Throw Back Thursday: James J. Patterson's "Jesse Lancaster Remembers"
One of Patterson's most intimate and psycological scenes is featured today on ASP's Throwback Thursday. But it is a deviation from the normal tone of his personal essays.
Myra Sklarew once said of reading James J. Patterson that it is "like sitting down with a very intelligent friend and having the kind of conversation you’d always wanted to have."
James J. Patterson is best known for personal essays like "Lovesick Lake" with its famous, labial opening "Chubby Blewett made cedar-strip boats by hand." In Bermuda Shorts the intellectual and informal tone is, much like the works of Bukowski and Joan Didion, the draw of many of its stories. It was also introduction of many like Ms. Sklarew to Patterson's writing. In contrast, Patterson's first novel, Roughnecks, which came after Shorts, about a rough-n-tumble gang of oil drillers on the Williston Basin, necessitated he lose the first-person style on which he had become well-known among lovers of the personal essay.
Roughnecks is as dark as the oil the crew drills, and more tragic and sober than Bermuda Shorts. This is arguably a product of the third-person style he employs to great tonal success though a deviation from his usual lighter fare. Where his personal essays are like a conversation with a friend, his novel is a psycho-analysis of the characters therein and an elucidation of the mindset of the contemporary oilman. As such, dreams are very important throughout the Novel. The section we are listening to today is "Jesse Lancaster Remembers." It is the day dream of a roughneck working the rigs, his regrets and failures and pie-in-the-sky wishes. In it an oil rig suddenly becomes a ship and takes to the seas, but such thoughts and dreams, as personal and conversational as they are, exist in a pristine space hovering above reality and so too, like the real lives of many roughnecks must come to a violent end in the morass of the oil field.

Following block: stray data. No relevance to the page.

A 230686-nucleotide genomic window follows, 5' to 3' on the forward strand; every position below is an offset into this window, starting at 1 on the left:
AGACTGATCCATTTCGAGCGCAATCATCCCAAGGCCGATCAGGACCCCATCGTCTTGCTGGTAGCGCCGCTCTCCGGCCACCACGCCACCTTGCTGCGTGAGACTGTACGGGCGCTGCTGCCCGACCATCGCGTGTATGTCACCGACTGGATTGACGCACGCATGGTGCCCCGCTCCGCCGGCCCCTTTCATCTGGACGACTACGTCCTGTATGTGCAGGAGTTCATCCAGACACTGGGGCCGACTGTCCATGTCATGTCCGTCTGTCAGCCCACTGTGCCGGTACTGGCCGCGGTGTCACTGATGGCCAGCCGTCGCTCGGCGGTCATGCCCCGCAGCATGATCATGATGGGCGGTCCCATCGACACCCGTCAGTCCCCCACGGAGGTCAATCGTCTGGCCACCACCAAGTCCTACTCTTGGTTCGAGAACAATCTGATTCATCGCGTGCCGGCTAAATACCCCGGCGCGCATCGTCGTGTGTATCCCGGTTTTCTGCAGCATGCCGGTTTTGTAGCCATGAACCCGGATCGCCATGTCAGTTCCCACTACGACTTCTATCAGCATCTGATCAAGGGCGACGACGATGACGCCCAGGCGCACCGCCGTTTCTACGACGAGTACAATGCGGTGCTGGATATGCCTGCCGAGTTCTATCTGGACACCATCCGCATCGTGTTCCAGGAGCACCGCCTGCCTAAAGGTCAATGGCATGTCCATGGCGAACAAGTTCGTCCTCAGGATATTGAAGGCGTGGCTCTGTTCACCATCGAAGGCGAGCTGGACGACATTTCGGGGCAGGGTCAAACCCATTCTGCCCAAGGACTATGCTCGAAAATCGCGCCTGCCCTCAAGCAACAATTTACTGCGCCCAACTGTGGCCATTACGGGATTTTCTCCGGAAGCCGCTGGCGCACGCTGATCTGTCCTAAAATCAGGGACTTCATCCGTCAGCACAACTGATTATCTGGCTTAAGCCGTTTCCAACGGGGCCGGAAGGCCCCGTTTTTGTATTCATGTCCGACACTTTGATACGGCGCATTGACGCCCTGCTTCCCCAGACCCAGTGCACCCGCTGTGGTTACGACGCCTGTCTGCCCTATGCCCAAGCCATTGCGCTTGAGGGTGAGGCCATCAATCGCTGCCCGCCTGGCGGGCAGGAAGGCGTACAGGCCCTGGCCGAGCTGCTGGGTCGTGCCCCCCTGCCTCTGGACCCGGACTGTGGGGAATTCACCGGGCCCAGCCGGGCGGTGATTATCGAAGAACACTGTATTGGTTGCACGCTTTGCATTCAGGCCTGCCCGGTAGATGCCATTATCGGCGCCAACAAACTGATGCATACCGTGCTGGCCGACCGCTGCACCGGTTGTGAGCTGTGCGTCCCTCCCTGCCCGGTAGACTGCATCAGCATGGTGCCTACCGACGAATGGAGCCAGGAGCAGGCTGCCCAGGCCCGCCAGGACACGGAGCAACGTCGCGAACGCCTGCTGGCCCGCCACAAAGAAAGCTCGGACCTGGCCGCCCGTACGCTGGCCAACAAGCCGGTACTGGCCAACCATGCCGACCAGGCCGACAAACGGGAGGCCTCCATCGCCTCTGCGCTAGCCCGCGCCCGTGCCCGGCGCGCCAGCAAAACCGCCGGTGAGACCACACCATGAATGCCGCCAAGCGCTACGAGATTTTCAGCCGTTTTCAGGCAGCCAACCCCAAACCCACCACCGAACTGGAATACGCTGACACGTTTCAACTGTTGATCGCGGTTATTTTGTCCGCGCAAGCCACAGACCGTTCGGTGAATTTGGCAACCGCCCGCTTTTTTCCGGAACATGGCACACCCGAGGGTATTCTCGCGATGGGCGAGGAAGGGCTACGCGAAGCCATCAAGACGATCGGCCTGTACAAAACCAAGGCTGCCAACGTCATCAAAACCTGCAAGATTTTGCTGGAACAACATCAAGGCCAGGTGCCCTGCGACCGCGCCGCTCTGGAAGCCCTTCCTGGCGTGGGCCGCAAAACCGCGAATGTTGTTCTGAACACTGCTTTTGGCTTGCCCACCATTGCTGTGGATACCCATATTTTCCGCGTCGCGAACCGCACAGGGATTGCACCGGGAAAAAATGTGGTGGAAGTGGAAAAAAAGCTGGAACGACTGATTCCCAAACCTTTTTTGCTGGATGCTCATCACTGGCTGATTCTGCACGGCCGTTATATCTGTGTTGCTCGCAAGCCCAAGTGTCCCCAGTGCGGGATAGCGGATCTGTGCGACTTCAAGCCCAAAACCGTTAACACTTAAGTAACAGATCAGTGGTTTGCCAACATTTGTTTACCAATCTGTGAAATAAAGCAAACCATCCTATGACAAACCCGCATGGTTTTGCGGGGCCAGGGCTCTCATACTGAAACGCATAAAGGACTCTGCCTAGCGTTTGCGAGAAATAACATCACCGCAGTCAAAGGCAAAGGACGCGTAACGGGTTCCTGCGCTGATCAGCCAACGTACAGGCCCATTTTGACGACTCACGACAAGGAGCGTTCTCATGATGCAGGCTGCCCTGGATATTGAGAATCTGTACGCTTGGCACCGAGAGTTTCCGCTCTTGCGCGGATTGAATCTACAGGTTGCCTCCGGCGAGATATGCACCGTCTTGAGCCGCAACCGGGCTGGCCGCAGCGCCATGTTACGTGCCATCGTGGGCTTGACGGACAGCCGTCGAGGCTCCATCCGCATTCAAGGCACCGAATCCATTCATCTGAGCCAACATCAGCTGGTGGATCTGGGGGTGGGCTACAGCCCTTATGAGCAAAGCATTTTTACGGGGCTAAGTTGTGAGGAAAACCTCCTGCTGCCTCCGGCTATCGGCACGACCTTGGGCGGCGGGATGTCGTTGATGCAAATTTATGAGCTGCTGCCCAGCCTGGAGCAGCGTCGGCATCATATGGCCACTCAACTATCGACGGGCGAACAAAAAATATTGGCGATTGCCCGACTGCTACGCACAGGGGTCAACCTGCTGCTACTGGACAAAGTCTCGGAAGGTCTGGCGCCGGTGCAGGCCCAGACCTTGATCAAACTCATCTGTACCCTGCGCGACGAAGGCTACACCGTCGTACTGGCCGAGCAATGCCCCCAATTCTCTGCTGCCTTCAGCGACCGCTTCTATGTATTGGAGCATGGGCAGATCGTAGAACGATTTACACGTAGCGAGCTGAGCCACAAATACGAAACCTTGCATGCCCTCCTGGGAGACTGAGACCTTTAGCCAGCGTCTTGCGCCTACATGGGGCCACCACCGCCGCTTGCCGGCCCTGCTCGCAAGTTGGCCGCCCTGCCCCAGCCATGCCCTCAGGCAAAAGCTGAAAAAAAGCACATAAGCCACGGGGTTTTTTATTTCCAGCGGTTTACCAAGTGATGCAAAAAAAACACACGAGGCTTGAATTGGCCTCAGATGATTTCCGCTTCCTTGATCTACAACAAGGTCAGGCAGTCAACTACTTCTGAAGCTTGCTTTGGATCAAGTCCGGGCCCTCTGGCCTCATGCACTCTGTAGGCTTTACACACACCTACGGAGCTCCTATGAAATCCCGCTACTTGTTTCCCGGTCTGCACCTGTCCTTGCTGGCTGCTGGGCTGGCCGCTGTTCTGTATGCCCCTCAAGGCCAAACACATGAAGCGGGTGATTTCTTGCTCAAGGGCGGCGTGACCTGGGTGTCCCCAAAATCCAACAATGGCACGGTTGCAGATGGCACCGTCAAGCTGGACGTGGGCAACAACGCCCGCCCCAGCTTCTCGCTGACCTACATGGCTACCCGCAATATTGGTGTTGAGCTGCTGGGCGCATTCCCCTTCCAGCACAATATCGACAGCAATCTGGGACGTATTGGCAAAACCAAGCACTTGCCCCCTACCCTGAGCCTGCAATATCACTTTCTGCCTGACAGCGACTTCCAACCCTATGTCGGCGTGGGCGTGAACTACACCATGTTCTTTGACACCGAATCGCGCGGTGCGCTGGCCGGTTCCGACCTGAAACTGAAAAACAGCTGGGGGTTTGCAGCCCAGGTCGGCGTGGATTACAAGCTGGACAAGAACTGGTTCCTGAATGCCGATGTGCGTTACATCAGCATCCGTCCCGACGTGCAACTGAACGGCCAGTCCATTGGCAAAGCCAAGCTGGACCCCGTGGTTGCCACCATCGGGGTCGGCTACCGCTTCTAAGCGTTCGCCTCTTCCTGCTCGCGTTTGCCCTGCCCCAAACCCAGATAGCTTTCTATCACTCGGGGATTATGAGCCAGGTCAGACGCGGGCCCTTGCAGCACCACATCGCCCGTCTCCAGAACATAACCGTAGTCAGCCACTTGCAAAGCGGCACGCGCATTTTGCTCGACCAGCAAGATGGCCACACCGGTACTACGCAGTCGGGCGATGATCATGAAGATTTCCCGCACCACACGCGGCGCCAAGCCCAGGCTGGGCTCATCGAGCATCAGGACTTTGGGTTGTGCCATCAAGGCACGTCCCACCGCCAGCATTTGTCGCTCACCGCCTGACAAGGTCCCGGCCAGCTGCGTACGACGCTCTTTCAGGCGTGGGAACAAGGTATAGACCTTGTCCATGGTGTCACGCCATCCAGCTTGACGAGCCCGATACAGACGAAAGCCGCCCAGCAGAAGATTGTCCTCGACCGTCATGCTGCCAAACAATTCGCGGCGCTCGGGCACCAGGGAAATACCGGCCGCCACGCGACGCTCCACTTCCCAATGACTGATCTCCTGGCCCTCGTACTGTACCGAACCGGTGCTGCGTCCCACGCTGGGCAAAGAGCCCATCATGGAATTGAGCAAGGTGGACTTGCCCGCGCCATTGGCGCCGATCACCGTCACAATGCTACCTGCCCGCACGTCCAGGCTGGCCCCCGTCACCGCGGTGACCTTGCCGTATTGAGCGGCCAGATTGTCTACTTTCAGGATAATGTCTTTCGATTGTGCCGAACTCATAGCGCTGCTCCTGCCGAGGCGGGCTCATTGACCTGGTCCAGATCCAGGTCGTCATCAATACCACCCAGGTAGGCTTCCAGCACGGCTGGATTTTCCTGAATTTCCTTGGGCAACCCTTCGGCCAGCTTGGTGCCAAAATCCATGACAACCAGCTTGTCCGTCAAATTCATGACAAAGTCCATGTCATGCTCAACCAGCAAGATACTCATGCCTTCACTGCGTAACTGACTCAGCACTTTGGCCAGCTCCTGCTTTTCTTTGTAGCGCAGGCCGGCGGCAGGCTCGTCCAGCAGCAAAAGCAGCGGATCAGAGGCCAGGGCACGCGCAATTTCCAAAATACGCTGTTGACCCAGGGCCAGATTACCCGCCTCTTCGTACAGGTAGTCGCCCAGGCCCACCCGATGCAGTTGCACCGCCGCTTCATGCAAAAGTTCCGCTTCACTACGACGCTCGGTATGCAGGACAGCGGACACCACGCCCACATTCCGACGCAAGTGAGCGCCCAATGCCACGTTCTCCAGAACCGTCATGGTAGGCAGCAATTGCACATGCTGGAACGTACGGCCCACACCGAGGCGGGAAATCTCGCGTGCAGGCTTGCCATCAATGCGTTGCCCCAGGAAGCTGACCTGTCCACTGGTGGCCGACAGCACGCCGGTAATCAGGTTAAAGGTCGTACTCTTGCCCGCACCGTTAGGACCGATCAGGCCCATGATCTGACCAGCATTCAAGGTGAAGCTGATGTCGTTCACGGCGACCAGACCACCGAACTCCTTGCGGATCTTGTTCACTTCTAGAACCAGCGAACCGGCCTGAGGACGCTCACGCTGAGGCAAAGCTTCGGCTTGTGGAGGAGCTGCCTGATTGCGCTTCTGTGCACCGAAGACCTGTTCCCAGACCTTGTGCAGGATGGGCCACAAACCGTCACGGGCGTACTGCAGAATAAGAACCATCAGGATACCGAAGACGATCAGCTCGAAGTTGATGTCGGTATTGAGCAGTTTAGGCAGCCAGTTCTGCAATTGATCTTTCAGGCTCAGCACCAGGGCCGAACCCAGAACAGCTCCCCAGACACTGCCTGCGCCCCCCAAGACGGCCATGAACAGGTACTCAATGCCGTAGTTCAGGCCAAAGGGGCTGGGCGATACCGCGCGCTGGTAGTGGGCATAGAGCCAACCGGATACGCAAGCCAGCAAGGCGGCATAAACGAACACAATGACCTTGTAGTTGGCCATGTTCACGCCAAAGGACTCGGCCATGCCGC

Hear James J. Patterson Read "Jesse Lancaster Remembers"
Recently, James J. Patterson sat down with fellow author, Branka Cubrilo, for her blog. They spoke on Patterson’s most recent novel, Roughnecks, his old band “The Pheromones,” whose style Patterson warmly refers to as “pop-friendly cabaret”, his favorite author, Henry Miller, and many other diverse topics.
In honor of National Poetry Month, We asked author and essayist extraordinaire, James J. Patterson, to select three poems he’d like to see celebrated. Along with Walt Whitman’s “On the Beach at Night Alone” (featured above), he chose Wordsworth’s “The World is too much with Us”, And Last but not least, the famed American Poet Robert Bly performing the poem “On Being a Man” by the famed Spanish poet, Antonio Machado.
“Lovers of the personal essay should be rejoicing in the streets at word of this collection. For readers and acquaintances of Jimmy Patterson, it is long overdue, but the author was born in Washington, D.C., where the machinery of progress is congenitally slow. So this book, in many important ways – is what all satisfying collections of autobiographical essays should be – a mirror of place.” Rick Walter
Armistice Day, known in the US as Veteran’s Day, is now a work week past, but for James J Patterson it is a memory and idea that refuses to restrain itself to a 24 hour period. Yesterday we published his moving account of those veterans of The Great War he knew growing up, memorializing and contextualizing them for an audience whose experience of the war may only be through the muddy, pained faces in old photographs…